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I'm an extreme VC++ newbie. I have a C++ driver I'm trying to compile, and it has this line in the code:

#import "msado15.dll" no_namespace rename("EOF", "EndOfFile")

But when I compile the project, I get the error:

Error 1 fatal error C1083: Cannot open type library file: 'msado15.dll': No such file or directory

I have the DLL, but where do I put it so that the compiler can see it?

TIA

Craig

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5 Answers 5

up vote 17 down vote accepted

You can place the DLL in the same path as the referencing file (.h) as you have done, alternatively you can modify the additional include paths for the LIB section of your project(s). In VC++ this will be:

Project | Properties | Configuration Properties | Linker | General | Additional Library Directories

This method can be useful if you are centralizing third party dependencies and you don't want to be forced to keeping the referenced file (.h) and DLL in sync via the same path.

See this MSDN link for further details.

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It's been a while since I did C++, but as a I recall, you shouldn't need to copy the DLLs. It should all be handled through the configuration properties as stated above shouldn't it? Anyway, since this is the only answer that even mentions the properties ... +1. –  John MacIntyre Jan 6 '09 at 0:53
    
Here is how I resolved it -> Reference the directory containing the DLL in you VS project : Tools -> option -> Directories -> Executable files -> (path to your DLLs) –  PlanetUnknown Jun 12 '12 at 17:25

This may be a little out of date for most people, however - for Visual Studio 2008, for a particular

Project |
Configuration Properties |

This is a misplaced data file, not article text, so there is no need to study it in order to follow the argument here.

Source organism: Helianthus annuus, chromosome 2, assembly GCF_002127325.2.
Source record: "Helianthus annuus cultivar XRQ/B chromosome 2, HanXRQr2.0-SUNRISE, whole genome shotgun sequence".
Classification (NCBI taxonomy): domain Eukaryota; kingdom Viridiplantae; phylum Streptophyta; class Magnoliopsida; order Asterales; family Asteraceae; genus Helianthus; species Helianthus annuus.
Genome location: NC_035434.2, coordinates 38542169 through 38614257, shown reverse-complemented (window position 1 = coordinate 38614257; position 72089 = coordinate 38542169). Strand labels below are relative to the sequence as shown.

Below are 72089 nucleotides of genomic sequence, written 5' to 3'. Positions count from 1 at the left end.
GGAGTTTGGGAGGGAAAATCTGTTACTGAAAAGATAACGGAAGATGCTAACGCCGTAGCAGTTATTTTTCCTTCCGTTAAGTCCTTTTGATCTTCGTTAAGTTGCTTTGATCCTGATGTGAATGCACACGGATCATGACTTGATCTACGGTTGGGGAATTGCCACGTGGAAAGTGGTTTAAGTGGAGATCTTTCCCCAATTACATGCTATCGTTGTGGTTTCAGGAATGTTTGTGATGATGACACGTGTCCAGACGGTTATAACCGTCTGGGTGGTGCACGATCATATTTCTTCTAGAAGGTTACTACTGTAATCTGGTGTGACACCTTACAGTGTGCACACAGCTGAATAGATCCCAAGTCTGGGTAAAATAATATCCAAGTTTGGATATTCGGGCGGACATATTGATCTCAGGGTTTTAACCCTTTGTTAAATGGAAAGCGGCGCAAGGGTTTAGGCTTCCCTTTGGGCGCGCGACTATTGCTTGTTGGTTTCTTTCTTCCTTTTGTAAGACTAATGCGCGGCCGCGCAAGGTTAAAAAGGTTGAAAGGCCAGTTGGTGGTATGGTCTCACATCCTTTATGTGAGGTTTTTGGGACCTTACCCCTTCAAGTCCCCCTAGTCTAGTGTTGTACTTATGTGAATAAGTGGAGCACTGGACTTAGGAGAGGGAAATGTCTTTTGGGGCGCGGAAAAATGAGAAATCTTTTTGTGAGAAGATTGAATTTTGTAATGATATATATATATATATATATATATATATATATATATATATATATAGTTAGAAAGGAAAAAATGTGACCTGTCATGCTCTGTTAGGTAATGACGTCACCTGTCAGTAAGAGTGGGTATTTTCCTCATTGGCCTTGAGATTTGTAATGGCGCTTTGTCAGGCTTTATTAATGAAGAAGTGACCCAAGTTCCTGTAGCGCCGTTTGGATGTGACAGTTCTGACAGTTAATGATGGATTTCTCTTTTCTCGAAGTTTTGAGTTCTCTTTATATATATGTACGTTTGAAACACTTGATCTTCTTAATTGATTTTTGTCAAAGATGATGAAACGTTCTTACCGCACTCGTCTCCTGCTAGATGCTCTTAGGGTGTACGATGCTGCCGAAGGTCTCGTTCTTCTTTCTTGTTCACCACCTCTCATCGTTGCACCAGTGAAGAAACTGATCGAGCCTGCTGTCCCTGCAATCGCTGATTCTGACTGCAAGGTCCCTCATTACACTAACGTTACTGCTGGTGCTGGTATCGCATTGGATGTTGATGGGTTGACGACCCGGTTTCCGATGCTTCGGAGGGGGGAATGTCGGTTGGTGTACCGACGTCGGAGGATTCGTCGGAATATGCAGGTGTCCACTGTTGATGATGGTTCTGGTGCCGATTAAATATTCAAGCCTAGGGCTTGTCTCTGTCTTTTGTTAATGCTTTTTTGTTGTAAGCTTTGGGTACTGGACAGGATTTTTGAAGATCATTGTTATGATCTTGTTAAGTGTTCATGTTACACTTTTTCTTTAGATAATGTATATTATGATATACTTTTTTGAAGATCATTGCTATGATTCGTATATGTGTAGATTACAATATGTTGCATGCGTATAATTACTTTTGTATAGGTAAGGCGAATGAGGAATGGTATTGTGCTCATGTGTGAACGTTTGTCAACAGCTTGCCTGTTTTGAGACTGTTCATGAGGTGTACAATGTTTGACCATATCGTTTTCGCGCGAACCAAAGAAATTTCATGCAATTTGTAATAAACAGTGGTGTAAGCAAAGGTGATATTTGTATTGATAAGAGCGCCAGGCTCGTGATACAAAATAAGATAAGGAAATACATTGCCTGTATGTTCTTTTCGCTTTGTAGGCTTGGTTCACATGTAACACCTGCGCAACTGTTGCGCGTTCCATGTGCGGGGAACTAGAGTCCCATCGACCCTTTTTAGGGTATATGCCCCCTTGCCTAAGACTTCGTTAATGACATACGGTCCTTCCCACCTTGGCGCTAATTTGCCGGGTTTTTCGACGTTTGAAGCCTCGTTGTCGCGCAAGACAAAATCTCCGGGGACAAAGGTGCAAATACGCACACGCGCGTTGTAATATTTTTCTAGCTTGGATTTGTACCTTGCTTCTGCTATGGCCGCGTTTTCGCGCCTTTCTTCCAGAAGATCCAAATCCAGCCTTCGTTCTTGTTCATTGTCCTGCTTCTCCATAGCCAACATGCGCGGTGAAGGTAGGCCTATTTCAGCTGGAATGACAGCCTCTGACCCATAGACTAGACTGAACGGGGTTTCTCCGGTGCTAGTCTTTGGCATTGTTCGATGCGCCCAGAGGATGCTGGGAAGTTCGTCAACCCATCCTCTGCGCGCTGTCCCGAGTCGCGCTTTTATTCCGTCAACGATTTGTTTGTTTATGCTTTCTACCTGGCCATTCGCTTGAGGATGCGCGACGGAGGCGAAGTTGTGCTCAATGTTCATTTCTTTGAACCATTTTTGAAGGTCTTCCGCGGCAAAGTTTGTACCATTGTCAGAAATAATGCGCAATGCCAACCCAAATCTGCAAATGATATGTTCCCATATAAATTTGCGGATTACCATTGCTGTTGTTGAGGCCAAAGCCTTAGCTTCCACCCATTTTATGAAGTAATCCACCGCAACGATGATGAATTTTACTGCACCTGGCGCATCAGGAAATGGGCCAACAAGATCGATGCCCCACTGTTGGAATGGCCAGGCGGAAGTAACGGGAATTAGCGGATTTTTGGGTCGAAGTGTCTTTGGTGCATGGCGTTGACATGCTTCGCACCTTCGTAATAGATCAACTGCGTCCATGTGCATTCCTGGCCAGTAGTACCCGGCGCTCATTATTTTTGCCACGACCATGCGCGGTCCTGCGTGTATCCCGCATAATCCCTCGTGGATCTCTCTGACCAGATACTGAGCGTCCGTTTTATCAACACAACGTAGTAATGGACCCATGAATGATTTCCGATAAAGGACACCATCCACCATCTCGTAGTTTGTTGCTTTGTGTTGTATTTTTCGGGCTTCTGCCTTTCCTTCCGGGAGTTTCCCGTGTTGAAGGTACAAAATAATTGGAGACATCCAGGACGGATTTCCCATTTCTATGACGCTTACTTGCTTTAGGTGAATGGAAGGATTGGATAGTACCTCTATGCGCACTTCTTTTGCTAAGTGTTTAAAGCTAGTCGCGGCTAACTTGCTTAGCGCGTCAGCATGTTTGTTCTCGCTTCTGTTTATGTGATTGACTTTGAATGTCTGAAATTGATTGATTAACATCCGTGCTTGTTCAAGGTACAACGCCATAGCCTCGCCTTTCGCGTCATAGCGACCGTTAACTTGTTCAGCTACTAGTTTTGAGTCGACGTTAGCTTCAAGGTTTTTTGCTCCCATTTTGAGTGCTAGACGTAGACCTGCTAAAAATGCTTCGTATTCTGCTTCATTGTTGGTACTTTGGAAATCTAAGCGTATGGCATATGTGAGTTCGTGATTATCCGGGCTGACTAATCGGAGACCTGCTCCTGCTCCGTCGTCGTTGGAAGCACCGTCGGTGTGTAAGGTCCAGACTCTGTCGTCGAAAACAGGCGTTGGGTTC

C/C++ |
Additional Include Directories |

Select and click on the ellipsis (...).

Add the directory

C:\Program Files\Common Files\System\ado

and move it to the bottom of the list using the arrows.

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For VC++2010(VS2010): the compiler is not able to see the msado15.dll
which is located at C:\Program Files\Common Files\System\ado

Go to Project | Properties | Configuration Properties | VC++ Directories and add the following at executable directories

$(CommonProgramFiles)\System\ado;

You should be fine

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You need to have library files and function definition headers to do this. If you happen to don't have them, you would try dynamic loading of DLL using LoadLibrary and GetProcAddress, pointers for linking functions.

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OK, found it by reading the documentation. I just had to put it in the same folder as the referenced file (which was in a different location to the project source code).

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Good old RTFM. en.wikipedia.org/wiki/RTFM –  Mark Ransom Jan 5 '09 at 22:53
    
Shouldn't post/accept your own answer when Henk's said the same.... –  Tony D Oct 18 '10 at 7:31
    
OK, agreed, though Henk's response came in after I'd answered my own question. However, I've accepted his answer now. –  Craig Shearer Oct 19 '10 at 2:20

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